Michigan Court of Appeals decision shows intentional tort lawsuit still a viable option for employees hurt on-the-job.
The Michigan Court of Appeals has released a new unpublished decision, Kyle Scheuneman v Kent Power Inc. (No. 344109), regarding intentional tort. It involves a man who contacted live electrical power lines and was hurt on-the-job. It was alleged that the employer failed to provide him with necessary safety training and equipment. The primary legal issue was whether plaintiffs’ complaint was conclusory and failed to set forth facts to support the requisite knowledge or intent. The trial court granted summary disposition in favor of the defendant. The Michigan Court of Appeals reversed and remanded finding no heightened standard of pleading needed for intentional tort. It also stated that the complaint did set fort allegations that, if ultimately supported by admissible evidence, could establish that defendant knew injury would inevitably occur.
Many of our clients are discouraged when they cannot file a negligence lawsuit against their employer. It does not matter how outrageous the situation because they are limited by the exclusive remedy provision. This says an employee hurt on-the-job gets medical treatment and wage loss benefits under workers’ compensation regardless of fault. However, they cannot sue an employer for additional damages like pain and suffering. It is a basic compromise of interests that has been around for over 100 years now.
Intentional tort is a rare exception to the exclusive remedy provision. This allows for an employee to collect workers’ compensation benefits and file a separate lawsuit for additional damages. Unfortunately, the burden of proof is very difficult. It must be proven that an employer acted deliberately and intended to cause injury. This can be established through evidence showing an employer had actual knowledge that injury was certain to occur and willfully disregarded that knowledge. It is not enough to show that an employer merely should have known that injury would occur.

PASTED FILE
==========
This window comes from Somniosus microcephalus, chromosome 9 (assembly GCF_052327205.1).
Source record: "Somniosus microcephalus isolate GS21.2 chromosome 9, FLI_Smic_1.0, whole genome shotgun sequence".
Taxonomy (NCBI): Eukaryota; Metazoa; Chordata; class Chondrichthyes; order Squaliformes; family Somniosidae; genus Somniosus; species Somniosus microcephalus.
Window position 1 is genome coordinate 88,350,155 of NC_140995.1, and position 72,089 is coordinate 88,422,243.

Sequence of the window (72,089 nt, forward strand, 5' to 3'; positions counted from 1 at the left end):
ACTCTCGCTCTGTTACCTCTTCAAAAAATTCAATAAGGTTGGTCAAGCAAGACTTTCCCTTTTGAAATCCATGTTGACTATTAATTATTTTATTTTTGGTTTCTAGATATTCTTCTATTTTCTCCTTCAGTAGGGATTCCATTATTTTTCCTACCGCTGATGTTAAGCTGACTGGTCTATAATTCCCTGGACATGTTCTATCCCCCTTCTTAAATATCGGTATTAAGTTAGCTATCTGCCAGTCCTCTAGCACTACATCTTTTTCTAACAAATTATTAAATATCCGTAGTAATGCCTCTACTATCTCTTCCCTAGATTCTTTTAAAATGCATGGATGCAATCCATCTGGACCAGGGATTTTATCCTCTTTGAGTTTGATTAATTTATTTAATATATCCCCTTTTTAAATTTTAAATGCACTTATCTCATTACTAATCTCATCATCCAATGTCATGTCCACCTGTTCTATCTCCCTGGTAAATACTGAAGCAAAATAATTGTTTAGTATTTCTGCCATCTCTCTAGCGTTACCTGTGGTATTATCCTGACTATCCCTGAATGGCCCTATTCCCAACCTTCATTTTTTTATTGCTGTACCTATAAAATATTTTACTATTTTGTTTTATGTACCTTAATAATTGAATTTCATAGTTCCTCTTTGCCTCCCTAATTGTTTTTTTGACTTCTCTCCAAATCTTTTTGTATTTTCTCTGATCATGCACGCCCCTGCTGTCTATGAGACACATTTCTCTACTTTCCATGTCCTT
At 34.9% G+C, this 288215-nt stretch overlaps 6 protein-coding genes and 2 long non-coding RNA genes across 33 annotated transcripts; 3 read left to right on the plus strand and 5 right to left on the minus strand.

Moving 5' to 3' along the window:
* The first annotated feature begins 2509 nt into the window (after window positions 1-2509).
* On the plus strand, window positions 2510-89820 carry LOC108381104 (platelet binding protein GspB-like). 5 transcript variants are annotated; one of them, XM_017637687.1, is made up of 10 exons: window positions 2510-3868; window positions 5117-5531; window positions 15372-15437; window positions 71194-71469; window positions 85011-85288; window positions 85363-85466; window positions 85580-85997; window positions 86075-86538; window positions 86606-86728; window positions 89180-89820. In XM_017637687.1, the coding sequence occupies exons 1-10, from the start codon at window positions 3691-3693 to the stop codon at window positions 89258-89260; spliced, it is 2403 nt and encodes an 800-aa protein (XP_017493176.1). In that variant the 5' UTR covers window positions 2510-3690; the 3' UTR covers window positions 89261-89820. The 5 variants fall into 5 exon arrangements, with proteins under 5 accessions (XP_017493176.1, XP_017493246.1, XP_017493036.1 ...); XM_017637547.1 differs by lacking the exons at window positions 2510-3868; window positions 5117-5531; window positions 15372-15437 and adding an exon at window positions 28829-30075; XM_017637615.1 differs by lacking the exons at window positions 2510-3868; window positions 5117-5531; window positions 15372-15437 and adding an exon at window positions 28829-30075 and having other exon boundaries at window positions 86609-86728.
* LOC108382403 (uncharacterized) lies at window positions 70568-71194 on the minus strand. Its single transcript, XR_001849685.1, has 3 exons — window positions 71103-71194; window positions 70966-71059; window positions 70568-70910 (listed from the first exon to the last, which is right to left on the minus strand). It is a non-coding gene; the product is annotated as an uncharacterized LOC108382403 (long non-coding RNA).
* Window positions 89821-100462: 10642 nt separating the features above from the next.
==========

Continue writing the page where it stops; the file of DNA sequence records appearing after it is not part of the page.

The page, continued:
An obvious situation that would fall into the intentional tort exception is when an employer physically assaults an employee. Watch out for situations when an employer uses tools, materials, or machinery to strike an employee. It is also possible to prove intentional tort when evidence shows a history of other employees getting hurt in the exact same manner. Putting employees in situations they are certain to be hurt would also qualify. This might involve machinery that is missing safety guards or being exposed to hazardous items without proper safety equipment.
Proving an intentional tort case is extremely hard. Circumstantial evidence can be presented but it is not enough to show constructive, implied, or imputed knowledge on behalf of the employer. Despite the difficult burden of proof, we recommend speaking with an experienced attorney about intentional tort. It is important to explore all potential sources of recovery when someone has severe and permanent injuries.
Michigan Workers Comp Lawyers never charges a fee to evaluate a potential case. Our law firm has represented injured and disabled workers exclusively for more than 35 years. Call (844) 201-9497 for a free consultation today.